If there’s one thing that’s comforting about the news that a tornado is on the horizon, it’s the knowledge that climate change hasn’t created a super tornado just yet, so when you get hit, it’ll be the same kind of whirlwind that plagued your parents and grandparents. Considering that the wind speeds of a tornado can exceed 300 miles an hour, that these storms can travel over a hundred miles, and that the United States is hit with more than 1,000 tornadoes on any given year, the knowledge that cyclones aren’t getting worse (yet) might be cold comfort. Even without the help of climate change, a strong tornado is still a terrifying thing. Just ask the people who have seen the worst of a tornado up close and personal.
10. June 8, 1953
The tornado that touched down outside Flint, Michigan in 1953 was the worst tornado of the last half-century. Until the tornado that screamed through Joplin, Missouri, the June 8, 1953 cyclone was the worst in recent memory. The funnel cloud of the storm was reportedly a half mile wide and ran along the northern part of Flint for more than 27 miles. In the end, 116 people lost their lives and nearly a thousand people had been injured.
9. June 12, 1899
On the evening of June 12, at the end of the nineteenth century, a tornado swept across Lake St. Croix toward the town of New Richmond, Wisconsin. The twister surprised a crowd of people leaving the last performance of a traveling circus. Along the way, the devastating storm destroyed more than 300 buildings and killed 117 people. The close-knit community saw 26 families lose more than one person. One-quarter of those families saw the deaths of four or more. The swath of destruction left by the storm was more than 3,000 feet long.
8. April 24, 1908
In 1908, the area spanning Louisiana and Georgia was battered with a series of tornadoes that ultimately took the lives of more than 324 people. Though the entire storm season was tough for the area, most of the calculated destruction came on April 24, when an F4 tornado traveled from Weiss, Louisiana to Wayne County, Mississippi, a distance of more than 150 miles. One hundred forty-three people were killed by the tornado as it traveled. Another 800 were left injured. Before the storm, Purvis, Mississippi had 150 free-standing houses. Afterward, it had seven.
7. May 22, 2011
Most will remember the havoc that rained down on Joplin, Missouri in May of 2011. Now known as the single costliest tornado in the history of the United States, the Joplin tornado killed 158 people, the most deaths from a single tornado in more than sixty years. When the winds finally died down, more than 15,000 vehicles had been destroyed or gone missing. Some were crushed, some twisted into unrecognizable lumps, some wrapped around trees, and some picked up and carried off to fates unknown.
6. April 9, 1947
In 1947, the tornado that formed in the Texas panhandle started bad and got worse. After nearly wiping two small Texas towns off the map and killing 69 people along with it, the tornado swept into Oklahoma, tracking nearly 100 miles before it slammed into the town of Woodward, Oklahoma. More than 100 city blocks were destroyed and 107 people were killed. When the tornado finally slowed down west of Alva, Oklahoma, 181 people had been killed.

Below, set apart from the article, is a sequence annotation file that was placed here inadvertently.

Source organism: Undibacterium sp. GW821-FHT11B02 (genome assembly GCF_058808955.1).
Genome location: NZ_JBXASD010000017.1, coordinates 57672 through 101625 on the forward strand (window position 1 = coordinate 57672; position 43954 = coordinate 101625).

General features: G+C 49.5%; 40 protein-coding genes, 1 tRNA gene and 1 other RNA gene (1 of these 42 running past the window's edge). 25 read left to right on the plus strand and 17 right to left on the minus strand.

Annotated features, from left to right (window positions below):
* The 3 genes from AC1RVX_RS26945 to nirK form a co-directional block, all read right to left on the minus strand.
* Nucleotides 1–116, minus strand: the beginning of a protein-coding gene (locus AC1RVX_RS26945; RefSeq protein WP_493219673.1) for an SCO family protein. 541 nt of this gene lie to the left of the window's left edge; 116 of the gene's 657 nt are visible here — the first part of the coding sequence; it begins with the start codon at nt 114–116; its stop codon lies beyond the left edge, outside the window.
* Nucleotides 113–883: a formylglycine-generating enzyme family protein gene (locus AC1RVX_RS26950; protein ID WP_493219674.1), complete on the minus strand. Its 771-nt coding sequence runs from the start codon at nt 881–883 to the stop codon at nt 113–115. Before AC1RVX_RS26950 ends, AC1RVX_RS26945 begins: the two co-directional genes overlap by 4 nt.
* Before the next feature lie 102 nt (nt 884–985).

5. April 6, 1936
It seemed that the gods had it out for Gainesville, Georgia on the morning of April 6. On the morning of April 6, 1936, two powerful tornadoes collided with one another above the city and proceeded to wreak havoc for the next several moments. The tornado destroyed four square blocks of the city in minutes. Gainesville’s active business district was utterly destroyed; dozens of workers lost their lives as buildings collapsed around them. Ultimately, 203 people lost their lives.
4. April 5, 1936
Just one day before Gainesville, Georgia was hit with destruction, Tupelo, Mississippi’s number came up. The twister that struck Tupelo, Mississippi on April 5, 1936 was only on the ground for 15 miles. Over that short distance, the storm carved a half-mile-wide swath of damage across the city, ripping apart more than 200 homes. Entire families were killed in the storm. Ultimately, 216 lives were claimed.
3. May 27, 1896
When it formed over Tower Grove Park and moved into downtown St. Louis, the tornado that touched down May 27, 1896 was already shaping up to be nasty. As it skipped across the Mississippi River it continued to destroy buildings in East St. Louis, as well. By the end of the twister, almost 9,000 buildings had been destroyed and 255 people had lost their lives.
2. May 7, 1840
The damage caused by the tornado that touched down near the Mississippi River on May 7, 1840 may forever be underestimated when totals are calculated. The cyclone formed along the River, sinking dozens of flatboats along the way. After moving 20 miles north to the town of Natchez, the tornado turned abruptly and decimated the city itself. More than 317 people supposedly died, but historians suspect it could have been more as records from the era aren’t considered especially reliable.
1. March 18, 1925
Now known as the Tri-State tornado, the cyclone that ranged from Missouri to Illinois to Indiana killed twice as many people as its closes contender. The devastating storm traveled for more than three and a half hours before it finally dissipated. Four towns were more than ninety percent destroyed. The town of Parrish, Illinois was so badly wrecked that the townspeople simply gave up and moved out, leaving the remains abandoned. At the end of the storm, 695 people across 19 separate communities were proclaimed deceased.